Abstract: FR-PO152

Urinary Mitochondrial DNA Level as a Biomarker of Diabetic Nephropathy

Session Information

  • Mitochondriacs and More
    November 03, 2017 | Location: Hall H, Morial Convention Center
    Abstract Time: 10:00 AM - 10:00 AM

Category: Chronic Kidney Disease (Non-Dialysis)

  • 301 CKD: Risk Factors for Incidence and Progression

Author

  • Wei, Zhongping, The Chinese University of Hong Kong , Hong Kong, Shatin, NT, China
Background

Diabetic nephropathy (DN) is the most common cause of end stage renal disease (ESRD). However, there is no reliable non-invasive biomarker for the diagnose or risk stratification of DN. Since mitochondrial dysfunction is involved in the progression of many kidney disease, we study the relation between urinary supernatant cell-free mitochondrial DNA (mtDNA) level and renal dysfunction in DN.

Methods

We recruited 92 patients with biopsy-proven DN. Urinary supernatant mtDNA level was measured by digital polymerase chain reaction, and compared to clinical, biochemical, histological data, as well as renal function decline in the subsequent 24 months.

Results

Mitochondrial DNA could be detected in all urine supernatant and renal biopsy specimens, with average levels 1421.0 ± 1827.5, and 286114.4 ± 193481.0 copies/µL, respectively. There was a modest but statistically significant inverse correlation between urinary supernatant and intra-renal mtDNA levels (r = -0.453, p = 0.012). Urinary supernatant mtDNA level had modest but statistically significant correlations, inversely with estimated glomerular filtration rate (GFR) (r = -0.214, p = 0.04), and positively with the severity of interstitial fibrosis (r = 0.300, p = 0.005). However, there was also no significant correlation between the rate of GFR decline in 2 years and urinary supernatant mtDNA level (r = -0.070, p = 0.5).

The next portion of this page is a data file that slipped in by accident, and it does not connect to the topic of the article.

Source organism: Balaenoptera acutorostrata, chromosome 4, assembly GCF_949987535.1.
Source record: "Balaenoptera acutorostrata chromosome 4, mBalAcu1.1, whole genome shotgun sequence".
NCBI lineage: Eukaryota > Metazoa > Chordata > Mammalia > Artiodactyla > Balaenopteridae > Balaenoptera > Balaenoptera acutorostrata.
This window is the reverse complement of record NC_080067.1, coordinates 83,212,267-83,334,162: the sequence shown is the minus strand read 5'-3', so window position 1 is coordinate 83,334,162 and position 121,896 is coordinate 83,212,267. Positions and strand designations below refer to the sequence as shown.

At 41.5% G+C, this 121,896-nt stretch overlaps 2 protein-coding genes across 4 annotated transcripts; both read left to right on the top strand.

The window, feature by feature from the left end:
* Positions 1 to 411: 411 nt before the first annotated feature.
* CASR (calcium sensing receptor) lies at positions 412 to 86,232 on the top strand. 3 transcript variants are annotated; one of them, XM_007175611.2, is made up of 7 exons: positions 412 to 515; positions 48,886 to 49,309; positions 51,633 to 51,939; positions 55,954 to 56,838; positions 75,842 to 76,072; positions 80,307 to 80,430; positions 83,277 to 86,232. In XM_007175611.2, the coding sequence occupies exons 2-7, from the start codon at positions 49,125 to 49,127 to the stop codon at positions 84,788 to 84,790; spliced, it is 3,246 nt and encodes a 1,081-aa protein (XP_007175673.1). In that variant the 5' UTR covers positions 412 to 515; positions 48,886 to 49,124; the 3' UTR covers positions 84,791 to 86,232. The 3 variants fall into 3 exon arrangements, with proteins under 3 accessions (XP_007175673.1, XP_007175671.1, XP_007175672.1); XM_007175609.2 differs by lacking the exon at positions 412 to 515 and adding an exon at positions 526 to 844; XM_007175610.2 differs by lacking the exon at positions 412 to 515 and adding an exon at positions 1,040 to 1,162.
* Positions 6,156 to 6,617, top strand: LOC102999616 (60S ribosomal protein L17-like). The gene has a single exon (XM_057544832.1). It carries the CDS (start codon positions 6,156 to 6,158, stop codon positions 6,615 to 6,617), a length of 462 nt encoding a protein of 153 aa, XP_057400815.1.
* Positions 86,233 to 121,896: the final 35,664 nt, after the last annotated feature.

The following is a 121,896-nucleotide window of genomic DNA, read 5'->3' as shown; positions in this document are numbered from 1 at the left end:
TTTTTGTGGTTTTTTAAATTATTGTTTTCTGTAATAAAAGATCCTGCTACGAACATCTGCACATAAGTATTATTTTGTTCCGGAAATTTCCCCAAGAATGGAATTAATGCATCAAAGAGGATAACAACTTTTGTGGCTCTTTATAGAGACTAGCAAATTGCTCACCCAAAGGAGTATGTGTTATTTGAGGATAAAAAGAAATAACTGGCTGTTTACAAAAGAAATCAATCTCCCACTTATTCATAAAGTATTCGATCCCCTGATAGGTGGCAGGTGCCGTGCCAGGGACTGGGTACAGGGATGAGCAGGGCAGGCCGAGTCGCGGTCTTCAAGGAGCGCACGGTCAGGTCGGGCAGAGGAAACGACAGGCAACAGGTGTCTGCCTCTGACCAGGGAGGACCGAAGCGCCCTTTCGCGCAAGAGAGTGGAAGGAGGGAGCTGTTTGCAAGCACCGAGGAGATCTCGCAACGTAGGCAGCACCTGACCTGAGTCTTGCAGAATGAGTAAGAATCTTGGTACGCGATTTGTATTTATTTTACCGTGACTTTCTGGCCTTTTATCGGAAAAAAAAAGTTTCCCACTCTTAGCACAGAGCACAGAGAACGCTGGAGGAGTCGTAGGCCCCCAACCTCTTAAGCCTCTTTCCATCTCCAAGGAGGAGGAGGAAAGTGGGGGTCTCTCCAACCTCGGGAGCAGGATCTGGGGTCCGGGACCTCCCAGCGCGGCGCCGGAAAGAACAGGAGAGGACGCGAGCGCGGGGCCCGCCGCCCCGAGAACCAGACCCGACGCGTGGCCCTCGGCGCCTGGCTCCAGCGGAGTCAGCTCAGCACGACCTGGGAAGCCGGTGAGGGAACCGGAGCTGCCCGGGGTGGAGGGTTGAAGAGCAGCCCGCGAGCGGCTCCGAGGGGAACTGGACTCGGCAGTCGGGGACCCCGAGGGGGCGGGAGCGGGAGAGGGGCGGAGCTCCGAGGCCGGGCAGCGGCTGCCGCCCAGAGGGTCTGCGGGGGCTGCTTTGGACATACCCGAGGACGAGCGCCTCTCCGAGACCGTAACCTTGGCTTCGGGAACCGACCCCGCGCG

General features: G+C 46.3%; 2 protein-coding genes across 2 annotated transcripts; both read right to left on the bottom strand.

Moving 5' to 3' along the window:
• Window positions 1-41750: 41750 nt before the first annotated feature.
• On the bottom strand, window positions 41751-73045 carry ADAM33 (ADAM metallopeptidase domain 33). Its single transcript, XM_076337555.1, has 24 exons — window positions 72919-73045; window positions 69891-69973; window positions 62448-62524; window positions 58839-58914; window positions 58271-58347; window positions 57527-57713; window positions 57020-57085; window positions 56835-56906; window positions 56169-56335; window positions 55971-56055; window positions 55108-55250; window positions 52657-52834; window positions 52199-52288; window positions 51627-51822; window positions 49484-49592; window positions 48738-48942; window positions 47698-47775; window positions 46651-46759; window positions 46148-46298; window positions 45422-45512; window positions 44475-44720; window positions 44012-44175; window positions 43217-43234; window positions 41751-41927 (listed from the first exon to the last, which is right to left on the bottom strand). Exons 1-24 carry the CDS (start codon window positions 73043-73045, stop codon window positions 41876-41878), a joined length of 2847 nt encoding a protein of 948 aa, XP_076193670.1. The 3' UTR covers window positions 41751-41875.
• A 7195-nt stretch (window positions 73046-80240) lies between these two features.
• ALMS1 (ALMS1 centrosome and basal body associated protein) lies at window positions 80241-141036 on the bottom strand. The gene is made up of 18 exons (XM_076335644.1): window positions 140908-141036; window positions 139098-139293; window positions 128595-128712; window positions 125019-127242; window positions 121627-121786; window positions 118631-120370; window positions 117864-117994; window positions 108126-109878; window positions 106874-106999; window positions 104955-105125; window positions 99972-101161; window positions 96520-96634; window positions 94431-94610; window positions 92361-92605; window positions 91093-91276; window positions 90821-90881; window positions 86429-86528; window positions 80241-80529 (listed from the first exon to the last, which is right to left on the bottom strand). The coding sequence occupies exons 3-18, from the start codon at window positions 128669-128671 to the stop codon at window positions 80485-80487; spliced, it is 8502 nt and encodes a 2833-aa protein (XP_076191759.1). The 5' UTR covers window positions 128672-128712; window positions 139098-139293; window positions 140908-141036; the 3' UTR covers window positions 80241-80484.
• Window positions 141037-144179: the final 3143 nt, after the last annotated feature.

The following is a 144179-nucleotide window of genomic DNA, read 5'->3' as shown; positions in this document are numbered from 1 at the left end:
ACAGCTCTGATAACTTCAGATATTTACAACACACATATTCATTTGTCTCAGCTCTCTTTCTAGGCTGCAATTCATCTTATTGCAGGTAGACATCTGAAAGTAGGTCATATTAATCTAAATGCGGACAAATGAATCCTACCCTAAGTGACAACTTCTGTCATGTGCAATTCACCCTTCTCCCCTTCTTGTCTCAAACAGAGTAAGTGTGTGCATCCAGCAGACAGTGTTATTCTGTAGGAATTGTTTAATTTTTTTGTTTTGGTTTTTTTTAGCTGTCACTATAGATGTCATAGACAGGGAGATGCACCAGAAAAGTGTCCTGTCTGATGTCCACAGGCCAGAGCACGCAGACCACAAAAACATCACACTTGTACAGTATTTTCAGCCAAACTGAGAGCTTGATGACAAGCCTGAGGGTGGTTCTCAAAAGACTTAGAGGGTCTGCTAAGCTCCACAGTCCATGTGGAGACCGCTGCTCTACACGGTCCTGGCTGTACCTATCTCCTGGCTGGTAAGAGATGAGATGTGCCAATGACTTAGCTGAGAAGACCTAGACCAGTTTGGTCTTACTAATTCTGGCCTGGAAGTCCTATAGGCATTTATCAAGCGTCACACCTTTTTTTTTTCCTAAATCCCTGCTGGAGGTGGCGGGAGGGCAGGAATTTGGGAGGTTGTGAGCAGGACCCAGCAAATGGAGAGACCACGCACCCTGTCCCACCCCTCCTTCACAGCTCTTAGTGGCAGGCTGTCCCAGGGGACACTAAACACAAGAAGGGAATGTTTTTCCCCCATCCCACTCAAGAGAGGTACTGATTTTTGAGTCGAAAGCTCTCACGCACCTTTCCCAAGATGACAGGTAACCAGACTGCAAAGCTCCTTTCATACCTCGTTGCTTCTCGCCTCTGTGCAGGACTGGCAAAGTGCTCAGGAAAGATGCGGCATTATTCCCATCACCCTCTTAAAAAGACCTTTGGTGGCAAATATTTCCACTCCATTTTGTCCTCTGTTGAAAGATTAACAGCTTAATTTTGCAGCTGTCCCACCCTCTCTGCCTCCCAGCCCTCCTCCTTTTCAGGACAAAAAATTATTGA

Conclusion

Urinary supernatant mtDNA level may reflect the severity of kidney damage and intra-renal mitochondrial depletion in DN. Further studies are needed to confirm its role as biomarker of diabetic nephropathy.

Funding

  • Government Support - Non-U.S.